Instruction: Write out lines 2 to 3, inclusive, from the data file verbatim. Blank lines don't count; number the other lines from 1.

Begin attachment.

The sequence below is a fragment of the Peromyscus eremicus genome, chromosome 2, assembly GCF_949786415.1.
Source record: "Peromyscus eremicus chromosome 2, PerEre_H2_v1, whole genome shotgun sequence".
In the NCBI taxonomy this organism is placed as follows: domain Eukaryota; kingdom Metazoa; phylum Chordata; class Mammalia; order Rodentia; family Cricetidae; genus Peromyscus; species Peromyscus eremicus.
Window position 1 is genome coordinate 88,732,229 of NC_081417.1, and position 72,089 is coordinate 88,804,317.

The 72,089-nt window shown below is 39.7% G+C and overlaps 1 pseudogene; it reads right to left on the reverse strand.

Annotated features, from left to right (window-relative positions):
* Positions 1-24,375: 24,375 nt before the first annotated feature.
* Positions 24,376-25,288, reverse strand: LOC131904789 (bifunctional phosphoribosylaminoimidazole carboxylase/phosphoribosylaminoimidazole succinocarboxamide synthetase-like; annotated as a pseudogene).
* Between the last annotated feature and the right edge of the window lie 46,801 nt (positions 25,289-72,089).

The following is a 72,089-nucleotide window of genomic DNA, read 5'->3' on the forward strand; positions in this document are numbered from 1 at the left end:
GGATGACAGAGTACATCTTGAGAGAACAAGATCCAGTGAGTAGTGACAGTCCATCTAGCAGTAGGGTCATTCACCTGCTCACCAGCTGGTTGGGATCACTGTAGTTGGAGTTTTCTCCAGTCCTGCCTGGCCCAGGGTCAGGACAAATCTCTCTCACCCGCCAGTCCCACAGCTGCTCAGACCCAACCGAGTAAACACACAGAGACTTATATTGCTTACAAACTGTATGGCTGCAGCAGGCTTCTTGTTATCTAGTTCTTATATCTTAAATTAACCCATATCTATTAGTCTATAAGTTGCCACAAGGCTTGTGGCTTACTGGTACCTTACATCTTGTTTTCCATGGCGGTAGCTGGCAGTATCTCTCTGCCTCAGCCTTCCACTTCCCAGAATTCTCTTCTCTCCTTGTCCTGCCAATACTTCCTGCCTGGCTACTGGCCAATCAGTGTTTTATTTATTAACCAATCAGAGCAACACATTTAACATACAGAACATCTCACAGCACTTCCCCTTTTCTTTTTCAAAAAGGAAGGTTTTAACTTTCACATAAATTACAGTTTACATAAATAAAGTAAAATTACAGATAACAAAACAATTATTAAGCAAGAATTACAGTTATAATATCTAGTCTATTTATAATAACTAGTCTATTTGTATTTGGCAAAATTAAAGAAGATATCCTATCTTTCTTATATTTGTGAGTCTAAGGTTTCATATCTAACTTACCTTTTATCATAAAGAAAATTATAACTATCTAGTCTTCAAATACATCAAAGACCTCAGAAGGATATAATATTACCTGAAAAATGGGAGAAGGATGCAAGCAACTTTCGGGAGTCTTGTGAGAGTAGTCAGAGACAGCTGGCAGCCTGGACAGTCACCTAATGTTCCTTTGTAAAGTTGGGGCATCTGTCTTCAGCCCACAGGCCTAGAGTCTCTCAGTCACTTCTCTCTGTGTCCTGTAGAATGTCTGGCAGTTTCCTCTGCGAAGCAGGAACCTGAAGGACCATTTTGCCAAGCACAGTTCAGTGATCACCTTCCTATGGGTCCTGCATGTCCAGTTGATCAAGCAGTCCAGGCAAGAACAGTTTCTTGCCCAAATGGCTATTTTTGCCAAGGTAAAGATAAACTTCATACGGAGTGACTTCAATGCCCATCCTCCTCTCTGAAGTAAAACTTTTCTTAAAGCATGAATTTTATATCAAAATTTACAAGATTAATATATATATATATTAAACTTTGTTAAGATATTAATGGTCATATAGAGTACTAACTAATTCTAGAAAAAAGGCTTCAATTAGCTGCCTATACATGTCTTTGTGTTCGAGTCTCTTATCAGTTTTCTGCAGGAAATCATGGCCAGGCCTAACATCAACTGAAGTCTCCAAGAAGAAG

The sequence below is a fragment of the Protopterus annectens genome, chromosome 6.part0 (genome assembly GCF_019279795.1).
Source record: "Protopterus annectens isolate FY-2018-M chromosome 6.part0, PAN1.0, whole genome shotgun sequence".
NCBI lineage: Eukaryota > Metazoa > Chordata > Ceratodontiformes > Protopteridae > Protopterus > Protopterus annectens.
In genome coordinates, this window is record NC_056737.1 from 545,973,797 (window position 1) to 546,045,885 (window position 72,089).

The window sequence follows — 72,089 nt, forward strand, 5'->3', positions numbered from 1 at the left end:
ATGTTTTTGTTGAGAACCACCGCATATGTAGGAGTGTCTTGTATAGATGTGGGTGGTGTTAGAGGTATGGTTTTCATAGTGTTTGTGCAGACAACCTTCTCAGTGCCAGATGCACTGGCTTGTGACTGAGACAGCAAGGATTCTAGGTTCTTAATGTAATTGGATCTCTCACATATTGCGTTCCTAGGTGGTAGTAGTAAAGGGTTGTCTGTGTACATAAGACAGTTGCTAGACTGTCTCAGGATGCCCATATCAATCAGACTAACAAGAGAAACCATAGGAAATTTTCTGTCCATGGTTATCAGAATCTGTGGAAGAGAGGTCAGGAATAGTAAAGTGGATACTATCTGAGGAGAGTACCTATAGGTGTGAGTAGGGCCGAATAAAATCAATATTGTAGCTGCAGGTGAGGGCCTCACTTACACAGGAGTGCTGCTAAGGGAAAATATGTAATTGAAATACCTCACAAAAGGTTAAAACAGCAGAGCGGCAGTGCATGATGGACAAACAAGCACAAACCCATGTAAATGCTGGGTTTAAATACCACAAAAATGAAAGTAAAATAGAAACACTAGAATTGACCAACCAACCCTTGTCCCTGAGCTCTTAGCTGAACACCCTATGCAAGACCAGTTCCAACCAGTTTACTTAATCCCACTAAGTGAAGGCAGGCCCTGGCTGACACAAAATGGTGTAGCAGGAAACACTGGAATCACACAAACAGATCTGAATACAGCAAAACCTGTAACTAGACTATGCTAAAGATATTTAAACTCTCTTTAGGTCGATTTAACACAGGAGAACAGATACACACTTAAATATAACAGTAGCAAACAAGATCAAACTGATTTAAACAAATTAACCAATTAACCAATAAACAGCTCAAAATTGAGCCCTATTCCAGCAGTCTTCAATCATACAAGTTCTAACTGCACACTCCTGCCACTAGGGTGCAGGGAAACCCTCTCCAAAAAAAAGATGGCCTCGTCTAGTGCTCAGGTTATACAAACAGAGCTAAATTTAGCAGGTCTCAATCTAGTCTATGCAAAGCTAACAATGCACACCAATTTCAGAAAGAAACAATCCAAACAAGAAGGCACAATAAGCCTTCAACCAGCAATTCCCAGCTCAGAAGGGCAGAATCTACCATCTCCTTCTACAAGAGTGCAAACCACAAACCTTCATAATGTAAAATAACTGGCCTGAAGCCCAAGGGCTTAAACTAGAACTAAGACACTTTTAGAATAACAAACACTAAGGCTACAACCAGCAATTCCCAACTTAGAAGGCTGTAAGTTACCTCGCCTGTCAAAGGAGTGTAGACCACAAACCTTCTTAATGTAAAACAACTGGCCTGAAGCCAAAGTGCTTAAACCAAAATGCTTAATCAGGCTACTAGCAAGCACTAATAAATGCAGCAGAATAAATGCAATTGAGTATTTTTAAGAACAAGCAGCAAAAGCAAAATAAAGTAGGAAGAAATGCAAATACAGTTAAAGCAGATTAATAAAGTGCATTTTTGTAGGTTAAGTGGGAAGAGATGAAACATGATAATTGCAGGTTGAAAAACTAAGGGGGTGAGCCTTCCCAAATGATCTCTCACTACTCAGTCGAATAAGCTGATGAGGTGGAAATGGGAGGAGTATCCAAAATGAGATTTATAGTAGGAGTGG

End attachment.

Source record: "Peromyscus eremicus chromosome 2, PerEre_H2_v1, whole genome shotgun sequence".
In the NCBI taxonomy this organism is placed as follows: domain Eukaryota; kingdom Metazoa; phylum Chordata; class Mammalia; order Rodentia; family Cricetidae; genus Peromyscus; species Peromyscus eremicus.